And regarding cars falling in love: LOL at "Rule 34." I wasn't familiar with the term, and Googled it, and learned. Wow, it is so true. How did I get through all that slash fandom without hearing it till now? I'll be using it from now on, I'm sure. Not, like, for actual Cars fanfic (eeek), but in discussion.

(Least favorite line delivery, because it's so overdone and somehow squicky: "Is that what I think it is?" "I don't know, Flo. I haven't had a chance to find out. but I am going. To. Find. Out. Helllll-o.")

We only realized the possible implications of the dinosaur logo the other week--that it signified actual animal life--and it kind of shook our world. We had of course figured out long before that it was meant to symbolize fossil fuels. As to fuels, what are Frank and his herd of tractors harvesting? Grain for biofuel is all we could figure.

I had assumed the premise was a no-deep-thought-required fun idea for kids--"what if the world was all cars?"--but your remarks are making me wonder if it could also be sci-fi. Maybe human minds/souls have been injected into machines (mainly cars and other transportation devices, for ease of getting around) and this is the future! Now it almost does make sense, which is the weirdest thought yet.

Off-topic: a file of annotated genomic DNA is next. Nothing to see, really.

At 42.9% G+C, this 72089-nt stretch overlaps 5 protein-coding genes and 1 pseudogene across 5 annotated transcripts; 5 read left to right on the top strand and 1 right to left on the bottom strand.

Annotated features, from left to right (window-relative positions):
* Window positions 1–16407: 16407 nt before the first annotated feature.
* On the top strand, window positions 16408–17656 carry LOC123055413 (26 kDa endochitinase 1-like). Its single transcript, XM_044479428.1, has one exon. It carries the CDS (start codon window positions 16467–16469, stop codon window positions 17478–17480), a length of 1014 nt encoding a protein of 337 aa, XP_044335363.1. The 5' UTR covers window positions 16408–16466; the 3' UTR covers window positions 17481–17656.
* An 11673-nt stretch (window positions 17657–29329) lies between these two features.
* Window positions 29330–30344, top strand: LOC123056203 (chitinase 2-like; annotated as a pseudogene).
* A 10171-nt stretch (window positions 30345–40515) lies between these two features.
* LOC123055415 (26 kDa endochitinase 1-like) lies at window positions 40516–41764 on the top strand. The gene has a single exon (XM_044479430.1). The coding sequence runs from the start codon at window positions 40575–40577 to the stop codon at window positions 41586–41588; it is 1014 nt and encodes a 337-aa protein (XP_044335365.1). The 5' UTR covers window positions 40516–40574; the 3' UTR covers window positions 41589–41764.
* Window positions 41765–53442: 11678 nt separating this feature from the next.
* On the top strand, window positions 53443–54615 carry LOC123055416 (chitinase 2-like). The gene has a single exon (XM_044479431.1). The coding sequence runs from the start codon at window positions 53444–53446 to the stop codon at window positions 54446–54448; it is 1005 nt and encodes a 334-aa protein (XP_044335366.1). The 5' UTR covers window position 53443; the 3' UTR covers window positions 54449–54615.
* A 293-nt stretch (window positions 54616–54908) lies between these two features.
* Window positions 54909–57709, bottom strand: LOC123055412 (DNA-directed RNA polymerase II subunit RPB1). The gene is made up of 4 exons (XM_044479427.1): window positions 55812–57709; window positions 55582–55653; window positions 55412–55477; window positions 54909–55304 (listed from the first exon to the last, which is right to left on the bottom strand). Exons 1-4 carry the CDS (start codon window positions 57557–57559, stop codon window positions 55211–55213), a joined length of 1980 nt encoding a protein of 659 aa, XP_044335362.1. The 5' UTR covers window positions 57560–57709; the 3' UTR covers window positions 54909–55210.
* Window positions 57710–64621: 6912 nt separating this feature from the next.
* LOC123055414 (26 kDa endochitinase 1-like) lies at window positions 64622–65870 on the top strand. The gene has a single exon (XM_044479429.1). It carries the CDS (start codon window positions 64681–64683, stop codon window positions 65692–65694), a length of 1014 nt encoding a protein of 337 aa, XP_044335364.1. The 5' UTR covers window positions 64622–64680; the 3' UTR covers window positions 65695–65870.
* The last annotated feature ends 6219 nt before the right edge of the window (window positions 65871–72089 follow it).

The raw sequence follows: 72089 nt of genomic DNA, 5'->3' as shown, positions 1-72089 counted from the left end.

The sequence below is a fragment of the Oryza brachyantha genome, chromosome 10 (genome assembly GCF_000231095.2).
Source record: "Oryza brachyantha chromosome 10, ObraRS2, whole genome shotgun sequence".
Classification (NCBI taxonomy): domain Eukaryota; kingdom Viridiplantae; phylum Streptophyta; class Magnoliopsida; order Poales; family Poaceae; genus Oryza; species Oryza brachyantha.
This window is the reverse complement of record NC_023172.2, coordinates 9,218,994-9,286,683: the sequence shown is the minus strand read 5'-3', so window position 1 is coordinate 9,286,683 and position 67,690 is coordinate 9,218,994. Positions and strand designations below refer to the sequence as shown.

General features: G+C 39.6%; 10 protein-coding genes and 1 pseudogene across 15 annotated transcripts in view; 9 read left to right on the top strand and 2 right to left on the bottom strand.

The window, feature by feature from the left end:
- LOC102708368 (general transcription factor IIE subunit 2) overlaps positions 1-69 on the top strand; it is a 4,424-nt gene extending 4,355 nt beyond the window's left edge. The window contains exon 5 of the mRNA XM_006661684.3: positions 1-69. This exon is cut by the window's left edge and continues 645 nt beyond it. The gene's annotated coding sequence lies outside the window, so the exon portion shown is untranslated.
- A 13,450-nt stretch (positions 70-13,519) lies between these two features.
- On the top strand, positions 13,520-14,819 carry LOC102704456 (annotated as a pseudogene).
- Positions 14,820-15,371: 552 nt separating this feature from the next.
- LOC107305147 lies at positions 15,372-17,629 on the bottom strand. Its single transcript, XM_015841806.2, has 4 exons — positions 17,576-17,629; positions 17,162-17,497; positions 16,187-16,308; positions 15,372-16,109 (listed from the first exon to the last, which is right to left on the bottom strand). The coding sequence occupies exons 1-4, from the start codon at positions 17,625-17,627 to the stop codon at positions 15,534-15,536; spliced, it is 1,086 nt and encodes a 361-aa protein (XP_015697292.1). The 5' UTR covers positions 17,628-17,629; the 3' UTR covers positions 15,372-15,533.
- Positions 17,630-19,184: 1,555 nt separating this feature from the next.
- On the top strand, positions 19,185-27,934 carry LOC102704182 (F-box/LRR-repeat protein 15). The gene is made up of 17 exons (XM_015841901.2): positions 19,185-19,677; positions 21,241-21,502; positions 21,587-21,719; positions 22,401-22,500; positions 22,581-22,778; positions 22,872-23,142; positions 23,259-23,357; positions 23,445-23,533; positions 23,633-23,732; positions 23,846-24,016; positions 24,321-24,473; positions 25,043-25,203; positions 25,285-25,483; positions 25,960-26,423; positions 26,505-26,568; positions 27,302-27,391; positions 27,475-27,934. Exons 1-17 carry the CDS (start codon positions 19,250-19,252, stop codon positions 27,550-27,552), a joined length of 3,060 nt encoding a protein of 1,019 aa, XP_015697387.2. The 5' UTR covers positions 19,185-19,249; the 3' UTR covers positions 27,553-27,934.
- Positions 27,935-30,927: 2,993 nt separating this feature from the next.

I'll be answering your email soon too. Regards to the family!
naill_renfro
Oct. 9th, 2011 05:29 pm (UTC)
Another clue to the mystery:

This morning I was watching Cars yet again, with my son and youngest daughter, when my daughter pointed out something I'd never noticed before:

"Why does Radiator Springs have sidewalks?"

Mind-boggling, isn't it? Either the transfer of everyone's consciousness into sentient cars (perhaps because theor world, like WALL-E's, had become uninhabitable) was a fairly recent historical event (less likely, I think) or roads continue to be built with sidewalks out of respect for tradition or for religious reasons. The cars themselves may no longer remember why - only that it's always been done this way.

Also, another hint of a biological life-form: When Mater makes chicken sounds at Lightning, the latter insists that he's not chicken. Are there (or were there in recent memory) actual chickens, or little chicken-cars, or is this just another word whose origin is lost in the mists of time?